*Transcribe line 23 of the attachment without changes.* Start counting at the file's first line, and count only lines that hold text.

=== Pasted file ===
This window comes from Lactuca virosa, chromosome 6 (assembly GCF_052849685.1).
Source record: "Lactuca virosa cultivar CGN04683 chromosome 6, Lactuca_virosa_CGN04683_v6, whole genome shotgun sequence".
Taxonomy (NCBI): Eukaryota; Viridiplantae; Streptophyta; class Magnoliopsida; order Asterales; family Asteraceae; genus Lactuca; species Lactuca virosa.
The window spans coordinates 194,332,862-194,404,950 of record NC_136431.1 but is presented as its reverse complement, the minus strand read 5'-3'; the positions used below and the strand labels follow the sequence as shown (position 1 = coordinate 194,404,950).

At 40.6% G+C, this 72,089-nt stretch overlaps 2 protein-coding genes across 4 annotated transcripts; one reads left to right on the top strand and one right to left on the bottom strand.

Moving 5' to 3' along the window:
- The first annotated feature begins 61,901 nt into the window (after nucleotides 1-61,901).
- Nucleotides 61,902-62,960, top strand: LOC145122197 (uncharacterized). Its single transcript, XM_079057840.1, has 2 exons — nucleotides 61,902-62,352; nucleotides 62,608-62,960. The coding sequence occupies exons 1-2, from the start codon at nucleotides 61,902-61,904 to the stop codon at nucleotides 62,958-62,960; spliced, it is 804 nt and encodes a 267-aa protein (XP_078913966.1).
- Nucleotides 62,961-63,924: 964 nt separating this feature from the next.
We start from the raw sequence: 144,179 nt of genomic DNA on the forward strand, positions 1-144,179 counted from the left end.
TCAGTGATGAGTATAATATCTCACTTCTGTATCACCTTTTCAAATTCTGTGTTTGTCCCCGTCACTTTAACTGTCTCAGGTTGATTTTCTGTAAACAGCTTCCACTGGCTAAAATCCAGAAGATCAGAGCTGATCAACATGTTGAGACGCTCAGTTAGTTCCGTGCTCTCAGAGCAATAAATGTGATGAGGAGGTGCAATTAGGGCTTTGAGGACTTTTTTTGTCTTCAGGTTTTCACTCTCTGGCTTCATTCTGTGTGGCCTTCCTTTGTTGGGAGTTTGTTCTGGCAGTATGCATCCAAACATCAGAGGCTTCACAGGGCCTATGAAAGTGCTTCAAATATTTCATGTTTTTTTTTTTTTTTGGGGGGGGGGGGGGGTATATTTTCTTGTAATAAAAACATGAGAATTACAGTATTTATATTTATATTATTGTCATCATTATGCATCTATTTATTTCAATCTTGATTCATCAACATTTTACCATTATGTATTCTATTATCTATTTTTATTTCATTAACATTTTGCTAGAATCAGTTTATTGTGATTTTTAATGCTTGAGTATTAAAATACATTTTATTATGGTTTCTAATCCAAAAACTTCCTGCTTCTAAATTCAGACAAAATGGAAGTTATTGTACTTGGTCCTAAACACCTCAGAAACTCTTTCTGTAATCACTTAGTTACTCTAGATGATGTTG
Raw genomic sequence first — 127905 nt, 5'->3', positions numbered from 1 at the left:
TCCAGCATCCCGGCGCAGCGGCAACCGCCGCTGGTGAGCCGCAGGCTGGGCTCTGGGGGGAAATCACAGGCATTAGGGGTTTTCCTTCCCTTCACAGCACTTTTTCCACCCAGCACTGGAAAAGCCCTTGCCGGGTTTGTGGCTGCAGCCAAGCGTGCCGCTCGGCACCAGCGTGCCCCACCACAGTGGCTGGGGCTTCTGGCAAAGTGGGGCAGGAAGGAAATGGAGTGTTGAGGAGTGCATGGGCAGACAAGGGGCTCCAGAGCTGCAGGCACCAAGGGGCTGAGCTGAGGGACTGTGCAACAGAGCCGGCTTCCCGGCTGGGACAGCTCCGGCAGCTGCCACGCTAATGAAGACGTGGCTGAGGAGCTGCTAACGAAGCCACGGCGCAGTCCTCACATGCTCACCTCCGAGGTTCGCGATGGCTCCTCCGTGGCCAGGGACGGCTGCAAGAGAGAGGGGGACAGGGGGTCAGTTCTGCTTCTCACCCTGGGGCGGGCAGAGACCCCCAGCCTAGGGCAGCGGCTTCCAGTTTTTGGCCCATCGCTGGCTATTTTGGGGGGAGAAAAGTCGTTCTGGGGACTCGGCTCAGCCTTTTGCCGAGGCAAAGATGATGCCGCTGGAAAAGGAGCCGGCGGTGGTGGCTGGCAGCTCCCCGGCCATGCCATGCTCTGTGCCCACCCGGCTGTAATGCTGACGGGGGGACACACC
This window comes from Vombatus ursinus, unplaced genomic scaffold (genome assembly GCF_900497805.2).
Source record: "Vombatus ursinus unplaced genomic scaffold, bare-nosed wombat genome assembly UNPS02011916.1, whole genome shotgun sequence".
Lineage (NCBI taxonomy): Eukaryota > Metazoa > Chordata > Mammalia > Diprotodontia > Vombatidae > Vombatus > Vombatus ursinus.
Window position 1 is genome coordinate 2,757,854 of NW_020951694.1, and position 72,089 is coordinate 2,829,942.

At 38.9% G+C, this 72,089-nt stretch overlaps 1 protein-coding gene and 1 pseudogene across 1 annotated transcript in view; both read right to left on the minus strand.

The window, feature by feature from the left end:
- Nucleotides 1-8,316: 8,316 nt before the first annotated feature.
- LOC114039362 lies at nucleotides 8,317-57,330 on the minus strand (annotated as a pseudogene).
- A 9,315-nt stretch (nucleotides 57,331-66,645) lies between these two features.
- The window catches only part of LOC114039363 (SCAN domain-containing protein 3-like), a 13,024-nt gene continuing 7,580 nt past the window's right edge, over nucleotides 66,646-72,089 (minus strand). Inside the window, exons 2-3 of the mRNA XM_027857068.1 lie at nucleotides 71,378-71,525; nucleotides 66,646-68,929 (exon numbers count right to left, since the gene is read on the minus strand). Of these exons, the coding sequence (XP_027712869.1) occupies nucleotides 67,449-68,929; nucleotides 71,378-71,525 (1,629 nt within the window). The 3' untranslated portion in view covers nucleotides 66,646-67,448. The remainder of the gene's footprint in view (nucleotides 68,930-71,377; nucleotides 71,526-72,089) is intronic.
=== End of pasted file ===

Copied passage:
- The window catches only part of LOC114039363 (SCAN domain-containing protein 3-like), a 13,024-nt gene continuing 7,580 nt past the window's right edge, over nucleotides 66,646-72,089 (minus strand). Inside the window, exons 2-3 of the mRNA XM_027857068.1 lie at nucleotides 71,378-71,525; nucleotides 66,646-68,929 (exon numbers count right to left, since the gene is read on the minus strand). Of these exons, the coding sequence (XP_027712869.1) occupies nucleotides 67,449-68,929; nucleotides 71,378-71,525 (1,629 nt within the window). The 3' untranslated portion in view covers nucleotides 66,646-67,448. The remainder of the gene's footprint in view (nucleotides 68,930-71,377; nucleotides 71,526-72,089) is intronic.